The Newtown Creek site is a 3.8-mile waterway between Brooklyn and Queens in New York City. In the mid-1800s, the area adjacent to Newtown Creek was one of the busiest hubs of industrial activity in New York City. More than 50 industrial facilities were located along its banks, including oil refineries, petrochemical plants, fertilizer and glue factories, sawmills, and lumber and coal yards. The creek was crowded with commercial vessels, including large boats bringing in raw materials and fuel and taking out oil, chemicals and metals. In addition to the industrial pollution that resulted from all of this activity, the city began dumping raw sewage directly into the water in 1856. During World War II, the creek was one of the busiest ports in the nation.
Currently, factories and commercial facilities still operate along the creek. Various contaminated sites along the creek have contributed to the contamination of Newtown Creek. Today, as a result of its industrial history, including numerous spills, Newtown Creek is reported by US Environmental Protection Agency to be one of the nation's most polluted waterways. The agencies have information that some city residents use Newtown Creek for recreation, such as boating tours, canoing, kayaking, and scuba diving, and that some people catch and eat fish and crabs from the creek. There are small boat access points and places where people have been observed fishing and catching crabs on Newtown Creek.
Public Health Assessment
The New York State Department of Health (NYS DOH) and Agency for Toxic Substances and Disease Registry complete a Public Health Assessment for every site in New York that is proposed to the National Priority List, also known as the federal Superfund list. In a Public Health Assessment, the health agencies review information about hazardous substances at a site and evaluate whether exposure to those substances might cause harm to human health.
For the Newtown Creek Public Health Assessment, we evaluated existing environmental data for chemicals in bottom sediments and biological contaminants in surface water. Based on this information and reports that people use Newtown Creek for fishing, scuba diving and boating, the New York State Department of Health and Agency for Toxic Substances and Disease Registry have the following health advice:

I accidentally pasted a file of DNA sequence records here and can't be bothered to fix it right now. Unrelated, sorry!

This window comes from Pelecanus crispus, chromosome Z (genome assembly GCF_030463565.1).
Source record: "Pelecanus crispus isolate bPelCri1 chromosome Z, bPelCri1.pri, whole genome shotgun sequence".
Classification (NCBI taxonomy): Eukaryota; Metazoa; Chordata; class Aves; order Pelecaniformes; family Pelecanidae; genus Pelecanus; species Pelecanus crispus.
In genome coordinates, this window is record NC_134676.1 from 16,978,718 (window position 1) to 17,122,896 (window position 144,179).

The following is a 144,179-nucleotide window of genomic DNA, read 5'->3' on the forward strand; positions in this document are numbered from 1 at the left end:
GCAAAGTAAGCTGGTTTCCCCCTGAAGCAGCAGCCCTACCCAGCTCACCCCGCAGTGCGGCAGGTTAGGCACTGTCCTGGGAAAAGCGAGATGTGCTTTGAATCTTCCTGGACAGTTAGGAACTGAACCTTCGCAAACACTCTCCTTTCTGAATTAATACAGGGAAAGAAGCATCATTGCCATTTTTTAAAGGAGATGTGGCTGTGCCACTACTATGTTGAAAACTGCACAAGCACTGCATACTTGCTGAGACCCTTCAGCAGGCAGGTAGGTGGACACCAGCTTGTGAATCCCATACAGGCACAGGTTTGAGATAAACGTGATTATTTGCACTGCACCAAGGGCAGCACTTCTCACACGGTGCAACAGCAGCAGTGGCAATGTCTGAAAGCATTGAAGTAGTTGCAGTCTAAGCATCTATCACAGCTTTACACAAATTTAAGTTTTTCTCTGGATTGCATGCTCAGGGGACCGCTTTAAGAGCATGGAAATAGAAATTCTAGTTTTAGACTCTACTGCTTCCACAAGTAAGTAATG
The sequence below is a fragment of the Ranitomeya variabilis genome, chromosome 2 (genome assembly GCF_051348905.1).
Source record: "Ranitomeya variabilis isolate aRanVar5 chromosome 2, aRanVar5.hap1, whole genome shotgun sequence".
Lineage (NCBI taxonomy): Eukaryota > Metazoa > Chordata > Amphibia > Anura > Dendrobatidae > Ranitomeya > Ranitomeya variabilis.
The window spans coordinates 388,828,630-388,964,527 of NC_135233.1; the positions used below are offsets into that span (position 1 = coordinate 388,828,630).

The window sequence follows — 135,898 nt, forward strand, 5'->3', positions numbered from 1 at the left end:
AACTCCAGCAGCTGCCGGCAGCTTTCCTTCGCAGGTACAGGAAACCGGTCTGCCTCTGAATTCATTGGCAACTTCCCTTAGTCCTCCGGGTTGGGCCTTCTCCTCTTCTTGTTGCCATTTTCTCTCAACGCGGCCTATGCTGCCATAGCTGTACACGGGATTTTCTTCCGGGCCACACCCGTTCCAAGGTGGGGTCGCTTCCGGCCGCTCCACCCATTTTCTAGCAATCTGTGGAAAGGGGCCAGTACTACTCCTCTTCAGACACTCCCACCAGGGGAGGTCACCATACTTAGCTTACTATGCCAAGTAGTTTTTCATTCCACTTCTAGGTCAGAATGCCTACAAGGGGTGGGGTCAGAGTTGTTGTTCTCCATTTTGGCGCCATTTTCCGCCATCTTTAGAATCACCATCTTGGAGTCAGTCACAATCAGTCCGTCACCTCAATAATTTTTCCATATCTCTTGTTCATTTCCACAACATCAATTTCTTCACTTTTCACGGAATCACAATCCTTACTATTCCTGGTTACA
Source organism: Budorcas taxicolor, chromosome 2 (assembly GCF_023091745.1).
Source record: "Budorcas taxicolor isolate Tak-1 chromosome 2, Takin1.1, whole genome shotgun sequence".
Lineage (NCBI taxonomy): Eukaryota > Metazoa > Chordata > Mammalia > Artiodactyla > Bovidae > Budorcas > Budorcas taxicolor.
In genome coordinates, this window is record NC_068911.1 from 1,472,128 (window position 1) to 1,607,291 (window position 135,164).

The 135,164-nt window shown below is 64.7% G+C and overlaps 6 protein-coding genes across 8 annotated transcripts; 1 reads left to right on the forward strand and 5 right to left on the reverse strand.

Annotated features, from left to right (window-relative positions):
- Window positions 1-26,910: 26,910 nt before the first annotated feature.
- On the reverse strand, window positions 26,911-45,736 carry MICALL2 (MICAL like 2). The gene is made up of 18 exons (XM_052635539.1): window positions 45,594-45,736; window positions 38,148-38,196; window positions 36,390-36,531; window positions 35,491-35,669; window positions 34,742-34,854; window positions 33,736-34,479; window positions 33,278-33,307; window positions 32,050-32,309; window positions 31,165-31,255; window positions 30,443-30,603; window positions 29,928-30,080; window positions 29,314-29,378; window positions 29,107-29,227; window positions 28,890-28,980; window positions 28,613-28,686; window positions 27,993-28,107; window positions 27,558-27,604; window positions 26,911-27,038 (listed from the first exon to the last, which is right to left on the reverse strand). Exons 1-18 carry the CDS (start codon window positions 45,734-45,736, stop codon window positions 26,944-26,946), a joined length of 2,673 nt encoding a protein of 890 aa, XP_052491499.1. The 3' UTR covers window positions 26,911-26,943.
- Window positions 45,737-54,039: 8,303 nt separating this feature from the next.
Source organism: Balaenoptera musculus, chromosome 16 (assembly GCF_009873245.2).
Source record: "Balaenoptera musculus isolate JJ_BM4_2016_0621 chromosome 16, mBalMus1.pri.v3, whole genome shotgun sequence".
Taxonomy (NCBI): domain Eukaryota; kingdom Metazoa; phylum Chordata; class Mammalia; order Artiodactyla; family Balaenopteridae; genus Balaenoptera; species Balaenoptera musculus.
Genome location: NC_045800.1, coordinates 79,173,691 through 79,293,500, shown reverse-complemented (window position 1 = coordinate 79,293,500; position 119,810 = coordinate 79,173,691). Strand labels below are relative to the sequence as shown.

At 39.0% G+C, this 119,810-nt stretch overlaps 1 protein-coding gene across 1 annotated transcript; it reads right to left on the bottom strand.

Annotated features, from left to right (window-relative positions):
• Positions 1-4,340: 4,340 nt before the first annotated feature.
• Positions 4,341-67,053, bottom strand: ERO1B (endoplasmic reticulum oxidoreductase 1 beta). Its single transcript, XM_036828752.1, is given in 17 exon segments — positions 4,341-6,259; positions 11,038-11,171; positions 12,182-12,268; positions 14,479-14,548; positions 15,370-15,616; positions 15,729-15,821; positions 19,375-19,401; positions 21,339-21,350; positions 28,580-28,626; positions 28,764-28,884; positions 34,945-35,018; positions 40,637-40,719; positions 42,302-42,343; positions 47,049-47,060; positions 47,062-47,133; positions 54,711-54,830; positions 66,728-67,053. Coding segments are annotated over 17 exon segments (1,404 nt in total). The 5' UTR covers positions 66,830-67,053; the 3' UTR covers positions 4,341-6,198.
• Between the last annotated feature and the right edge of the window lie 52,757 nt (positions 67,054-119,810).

- Eating fish and crabs taken from Newtown Creek could harm people's health, due to the chemical contaminants. Women under 50 years old and children under 15 years old should not eat any fish or crabs from these waters. Others should follow the State Health Department advisories for eating fish and crabs taken from this and other waterways. There is currently a fish consumption advisory that covers Newtown Creek (advisory for the East River).
- Swimming and scuba diving (with full body immersion) could harm people's health, due to biological contaminants and physical hazards (underwater debris, commercial boat traffic).
- Canoing, kayaking, boat touring and catch-and-release fishing are not expected to harm people's health, if people use precautions (properly washing their hands) to avoid swallowing biological contaminants from surface water.
The following health documents have been prepared for this site:
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Health Outcomes Review: Birth Outcomes and Cancer
A health outcomes review was conducted for a study area surrounding Newtown Creek in Brooklyn and Queens, New York City (Kings and Queens Counties). This review was conducted in response to community concerns about health effects from potential exposures related to the area’s urban and industrial setting. In response to these ongoing concerns, NYS DOH worked with community members to develop a study plan to review the levels of adverse birth outcomes and cancer among the population living near the creek.
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